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    I like XP very much and it fills my needs. I know it has limitations but my needs don't conflict with them.

    The only thing that worries me is this 'ransom' virus. You know? When your machine has all its files encrypted and you are to pay a ransom before they will be unencrypted. They talk on the news this morning about a recent reported case. Many are not reported I think

    That worries me.

    But it is not just an XP vulnerability, is it? So simply moving from XP won't help me.

    I can't understand why there is not much publicity and many patches, apps, to defeat this threat.
     
  7. Neemobeer

    Neemobeer Windows Forum Team
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    That's because the bad guys can simply change there tactics or find other vulnerabilities to infect your system
     
  8. abrogard

    abrogard Active Member

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    No, that's not a good enough reason because there is something special about this one kind of attack: it encrypts whole hard drives. Truly, apparently, from everything i've heard, does that.

    Now that takes time. A lot of time. My computers take forever to do a little video conversation or something similar.

    And space - when there's limited space all progs that write to disk take longer. If I asked a typical compression prog to compress my drives it would take quite some time.

    So the nature of the work and the sheer amount of time it is going about it should make this thing especially vulnerable to discovery.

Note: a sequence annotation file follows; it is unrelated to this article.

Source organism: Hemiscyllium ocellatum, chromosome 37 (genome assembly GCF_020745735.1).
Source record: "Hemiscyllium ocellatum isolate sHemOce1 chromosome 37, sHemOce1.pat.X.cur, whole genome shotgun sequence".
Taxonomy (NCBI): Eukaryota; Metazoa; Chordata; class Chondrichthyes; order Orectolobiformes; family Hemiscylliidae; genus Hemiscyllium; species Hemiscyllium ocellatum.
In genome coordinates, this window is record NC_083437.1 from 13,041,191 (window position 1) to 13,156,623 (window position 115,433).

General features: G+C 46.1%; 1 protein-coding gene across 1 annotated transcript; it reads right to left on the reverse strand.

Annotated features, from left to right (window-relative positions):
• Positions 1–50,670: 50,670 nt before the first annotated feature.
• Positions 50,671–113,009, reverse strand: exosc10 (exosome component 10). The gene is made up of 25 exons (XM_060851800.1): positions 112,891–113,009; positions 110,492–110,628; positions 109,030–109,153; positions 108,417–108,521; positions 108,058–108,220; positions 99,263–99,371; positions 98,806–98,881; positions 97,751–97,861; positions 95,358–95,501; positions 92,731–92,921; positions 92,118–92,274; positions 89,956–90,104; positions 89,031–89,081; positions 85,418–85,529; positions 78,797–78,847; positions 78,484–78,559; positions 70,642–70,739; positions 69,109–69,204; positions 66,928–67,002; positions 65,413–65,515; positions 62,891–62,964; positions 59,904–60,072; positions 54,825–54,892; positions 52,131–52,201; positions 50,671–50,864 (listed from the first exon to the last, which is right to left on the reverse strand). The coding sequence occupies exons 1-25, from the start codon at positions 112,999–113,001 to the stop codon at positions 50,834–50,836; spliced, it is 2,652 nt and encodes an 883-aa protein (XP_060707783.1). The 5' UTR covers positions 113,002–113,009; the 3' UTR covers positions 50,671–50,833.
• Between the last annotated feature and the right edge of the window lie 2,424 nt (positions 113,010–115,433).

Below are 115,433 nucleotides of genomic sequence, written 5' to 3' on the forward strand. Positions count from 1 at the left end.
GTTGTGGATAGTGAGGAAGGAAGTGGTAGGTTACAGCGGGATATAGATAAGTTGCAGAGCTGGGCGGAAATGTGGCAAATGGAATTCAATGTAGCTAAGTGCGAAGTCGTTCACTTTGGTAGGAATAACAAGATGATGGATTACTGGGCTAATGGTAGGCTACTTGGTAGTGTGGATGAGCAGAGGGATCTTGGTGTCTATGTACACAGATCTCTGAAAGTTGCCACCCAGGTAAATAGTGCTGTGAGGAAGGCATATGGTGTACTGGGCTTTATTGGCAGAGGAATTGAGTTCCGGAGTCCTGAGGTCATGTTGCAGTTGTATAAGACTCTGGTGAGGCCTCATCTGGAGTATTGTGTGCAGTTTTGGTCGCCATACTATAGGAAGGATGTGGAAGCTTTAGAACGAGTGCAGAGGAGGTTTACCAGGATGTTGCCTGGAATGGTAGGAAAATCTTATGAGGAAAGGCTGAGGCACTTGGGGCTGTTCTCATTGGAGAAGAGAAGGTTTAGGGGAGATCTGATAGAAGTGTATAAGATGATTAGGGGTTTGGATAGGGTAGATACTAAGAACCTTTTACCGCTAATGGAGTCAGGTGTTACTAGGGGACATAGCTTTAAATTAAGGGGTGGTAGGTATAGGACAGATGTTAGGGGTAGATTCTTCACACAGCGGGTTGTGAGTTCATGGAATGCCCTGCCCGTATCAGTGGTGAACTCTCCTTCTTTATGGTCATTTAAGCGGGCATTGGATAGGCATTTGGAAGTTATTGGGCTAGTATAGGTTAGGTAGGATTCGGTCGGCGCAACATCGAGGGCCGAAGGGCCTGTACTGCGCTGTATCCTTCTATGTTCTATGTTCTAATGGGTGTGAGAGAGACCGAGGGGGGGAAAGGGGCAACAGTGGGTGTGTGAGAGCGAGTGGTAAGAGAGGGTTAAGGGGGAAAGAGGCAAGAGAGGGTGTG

9. Neemobeer

    Neemobeer Windows Forum Team
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    Ransomware doesn't encrypt the entire hard drive, it only encrypts a specific set of file types. This makes it possible for the victim able to pay the ransom. The most common ways to get infected are via a phishing email attempt to trick the user into going to a specific site or via malvertising. Which is ad space that is purchases by the cyber criminals that hosts embedded iframes that contain generally either angler or nuclear exploit kit landing pads that host the malware. The most commonly exploited technologies are Java and Adobe Flash. The exploit kits are not limited to vulnerabilities in these pieces of software.
     
  10. Neemobeer

    Neemobeer Windows Forum Team
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  11. holdum333

    holdum333 Banned

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  12. abrogard

    abrogard Active Member

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    I'm downloading the beta. Hope i haven't just been tricked..... :)

    thanks for the link about cryptolocker.

    yes, i didn't expect it would encrypt the total drive, i spoke loosely. i even thought loosely. frightened by the concept. actually many people, my family for instance, would have only a few megabytes of personal stuff, they could well handle a total disk crash.

    however i handle the archives for the family and I have gigabytes, terabytes of stuff and I was contemplating losing that and in the contemplation seeing that it couldn't be encrypted instantly.

    and i still think so but now that i stop to think i realise that many people may have much very, very important stuff - book-keeping stuff perhaps, diaries, contacts - that in fact would only be a few megabytes really.

    well such people should have a good offline backup regimen.

    and so should i. but christ, the time and effort to back up terabytes. i need to invest in tape drives i think.

    now i'll go read the white paper and see just how wrong i am about everything...
     
  13. holdum333

    holdum333 Banned

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    Hi @abrogard This is Beta. Malwarebytes has been around sense 2004 and are a trusted company, but I'm sure you understand Beta.
    You need to back up your stuff. I's not that hard. They make very large external drives these days!
    This would take awhile to fill up!!
    WD - My Book 8TB External USB 3.0 Hard Drive - Black